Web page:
High Court: Employee’s mental health records to be sealed to avoid ‘unfair advantage’

Mental health records sought by an employer in proceedings brought by a suspended employee have been “sealed and placed on the court file” for use by the court in determining the appropriate remedy if the employee’s claim is successful.

The order was also made to ensure that the employer, the National Museum of Ireland (NMI), will not obtain any unfair advantage by having sight of the discovery and the documents prior to the hearing.

Ms Justice Murphy said that this “unusual form of order” was necessary and appropriate for the fair disposal of the case.


Dr Andrew Halpin, an officer of the NMI and its predecessor since 1994, was suspended on full pay since February 2017.

In 2016, NMI had a new board appointed, following which there were media reports of a toxic work environment at NMI over the previous 10 years. In February 2017, two newspaper articles focused on sexual harassment allegations which had been made against Dr Halpin.

The Court heard that Dr Halpin had been found guilty of sexual harassment in 2006, and that sanctions had been impose in respect of this in 2007. The sanctions imposed were a loss of increments for 3 years, and a requirement that he undergo counselling at his own expense. Although not reported in the media, Dr Halpin was accused of sexual harassment by an intern in 2016, however the complainant in this instance declined to give evidence to investigators.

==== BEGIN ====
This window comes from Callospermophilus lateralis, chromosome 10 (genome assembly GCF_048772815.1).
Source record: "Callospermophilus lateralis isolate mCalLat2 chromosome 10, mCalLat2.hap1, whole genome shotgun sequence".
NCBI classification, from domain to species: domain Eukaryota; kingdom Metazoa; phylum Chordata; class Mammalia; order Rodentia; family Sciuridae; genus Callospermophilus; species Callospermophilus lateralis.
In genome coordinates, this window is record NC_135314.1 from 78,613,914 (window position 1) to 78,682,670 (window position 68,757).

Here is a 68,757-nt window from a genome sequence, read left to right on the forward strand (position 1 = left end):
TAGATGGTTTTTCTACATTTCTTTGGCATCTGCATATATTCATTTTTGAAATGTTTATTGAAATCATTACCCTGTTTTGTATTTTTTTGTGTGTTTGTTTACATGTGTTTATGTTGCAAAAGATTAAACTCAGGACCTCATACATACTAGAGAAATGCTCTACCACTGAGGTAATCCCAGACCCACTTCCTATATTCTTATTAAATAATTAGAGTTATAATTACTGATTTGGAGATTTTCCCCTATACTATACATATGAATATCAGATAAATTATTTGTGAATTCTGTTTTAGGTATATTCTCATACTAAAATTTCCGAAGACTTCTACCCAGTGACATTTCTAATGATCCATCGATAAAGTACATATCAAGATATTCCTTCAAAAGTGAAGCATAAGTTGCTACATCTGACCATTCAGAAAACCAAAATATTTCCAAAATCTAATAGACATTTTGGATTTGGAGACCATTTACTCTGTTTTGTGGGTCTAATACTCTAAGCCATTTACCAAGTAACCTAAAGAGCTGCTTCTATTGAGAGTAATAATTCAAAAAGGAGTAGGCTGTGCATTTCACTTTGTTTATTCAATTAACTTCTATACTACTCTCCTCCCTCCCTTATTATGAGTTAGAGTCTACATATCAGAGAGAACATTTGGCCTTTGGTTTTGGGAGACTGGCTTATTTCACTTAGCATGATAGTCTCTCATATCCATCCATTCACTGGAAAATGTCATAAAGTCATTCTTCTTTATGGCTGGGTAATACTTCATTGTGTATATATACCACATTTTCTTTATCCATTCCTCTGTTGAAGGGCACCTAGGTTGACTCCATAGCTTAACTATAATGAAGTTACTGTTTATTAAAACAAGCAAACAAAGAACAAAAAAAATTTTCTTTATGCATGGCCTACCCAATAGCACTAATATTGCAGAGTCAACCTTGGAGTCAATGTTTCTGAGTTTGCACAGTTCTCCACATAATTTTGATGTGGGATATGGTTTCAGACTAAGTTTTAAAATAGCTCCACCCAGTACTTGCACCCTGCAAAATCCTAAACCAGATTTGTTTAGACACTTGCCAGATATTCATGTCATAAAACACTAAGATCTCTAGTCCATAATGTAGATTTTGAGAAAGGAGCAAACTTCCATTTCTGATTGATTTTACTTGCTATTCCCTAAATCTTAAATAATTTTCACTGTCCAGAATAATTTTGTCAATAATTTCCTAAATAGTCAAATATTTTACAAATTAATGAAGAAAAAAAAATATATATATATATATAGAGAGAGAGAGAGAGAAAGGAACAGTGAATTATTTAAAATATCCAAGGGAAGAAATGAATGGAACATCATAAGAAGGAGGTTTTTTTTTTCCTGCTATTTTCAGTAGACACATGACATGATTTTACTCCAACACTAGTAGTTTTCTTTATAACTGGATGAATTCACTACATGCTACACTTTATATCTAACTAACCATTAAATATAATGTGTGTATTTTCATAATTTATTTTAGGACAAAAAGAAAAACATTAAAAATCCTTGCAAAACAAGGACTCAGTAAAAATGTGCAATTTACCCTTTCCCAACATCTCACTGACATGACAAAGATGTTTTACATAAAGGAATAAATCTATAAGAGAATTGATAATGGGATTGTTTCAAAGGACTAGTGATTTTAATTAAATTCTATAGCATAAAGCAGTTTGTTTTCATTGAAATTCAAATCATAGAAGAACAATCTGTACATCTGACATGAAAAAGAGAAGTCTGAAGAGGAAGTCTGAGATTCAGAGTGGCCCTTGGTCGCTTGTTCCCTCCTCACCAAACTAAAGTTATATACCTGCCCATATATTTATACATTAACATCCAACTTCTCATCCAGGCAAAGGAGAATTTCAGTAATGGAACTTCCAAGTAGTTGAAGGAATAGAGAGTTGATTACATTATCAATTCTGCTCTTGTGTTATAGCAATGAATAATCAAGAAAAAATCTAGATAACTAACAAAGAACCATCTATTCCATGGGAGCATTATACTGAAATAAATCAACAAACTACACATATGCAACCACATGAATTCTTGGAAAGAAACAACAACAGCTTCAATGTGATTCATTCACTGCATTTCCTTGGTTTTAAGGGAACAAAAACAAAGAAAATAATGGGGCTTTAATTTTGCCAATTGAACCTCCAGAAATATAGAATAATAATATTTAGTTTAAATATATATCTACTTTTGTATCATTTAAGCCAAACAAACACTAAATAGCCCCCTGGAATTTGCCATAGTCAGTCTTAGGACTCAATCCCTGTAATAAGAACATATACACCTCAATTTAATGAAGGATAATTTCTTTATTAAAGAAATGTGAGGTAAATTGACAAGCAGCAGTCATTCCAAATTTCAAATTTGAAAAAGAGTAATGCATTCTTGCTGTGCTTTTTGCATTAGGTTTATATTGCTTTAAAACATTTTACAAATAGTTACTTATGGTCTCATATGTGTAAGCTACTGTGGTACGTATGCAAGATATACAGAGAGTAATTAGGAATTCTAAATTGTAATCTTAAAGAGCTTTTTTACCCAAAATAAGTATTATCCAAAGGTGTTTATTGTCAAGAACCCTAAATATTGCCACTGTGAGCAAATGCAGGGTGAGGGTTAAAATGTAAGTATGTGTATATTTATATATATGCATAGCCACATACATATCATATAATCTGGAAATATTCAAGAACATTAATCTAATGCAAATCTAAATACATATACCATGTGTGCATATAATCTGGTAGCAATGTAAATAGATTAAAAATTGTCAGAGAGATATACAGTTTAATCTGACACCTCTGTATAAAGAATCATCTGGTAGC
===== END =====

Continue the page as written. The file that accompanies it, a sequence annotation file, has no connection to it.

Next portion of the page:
The outcome of the investigation in 2016 was that Dr Halpin was directed to have no physical contact with his colleagues beyond a normal handshake; that he was not to work alone with female colleagues/interns; that his internet access was to be withdrawn with the exception of a small number of official websites; that he was to seek professional assistance from the employment assistance programme.

It was not until after the newspaper publications in February 2017 that Dr Halpin was suspended.

At the core of Dr Halpin’s claim was his assertion that his suspension was and remains unlawful.

Proceedings brought by Dr Halpin

In March 2017, NMI decided that, inter alia, Dr Halpin should be subject to medical assessments to be supervised by a named forensic psychiatrist and a named clinical psychologist. It was also stated that NMI’s named specialists should have access to Dr Hapin’s own medical advisors.

Dr Halpin’s solicitors rejected the entitlement of NMI to require Dr Halpin to submit to psychiatric and/or psychological assessment.

In April 2017, plenary proceedings were issued in which Dr Halpin sought declaratory reliefs, injunctions, and damages.

Dr Halpin sought declarations that:

  1. Dr Halpin’s suspension is without lawful authority;
  2. NMI is not entitled to require Dr Halpin to undergo neuropsychological assessment by any clinical psychologist.
  3. NMI is not entitled to require Dr Halpin to undergo psychiatric assessment by a consultant psychiatrist.
  4. NMI is not entitled to require Dr Halpin to permit access to his own medical advisers by a forensic psychologist and clinical psychologist nominated by NMI.
  5. Dr Halpin is an employee of NMI in good standing.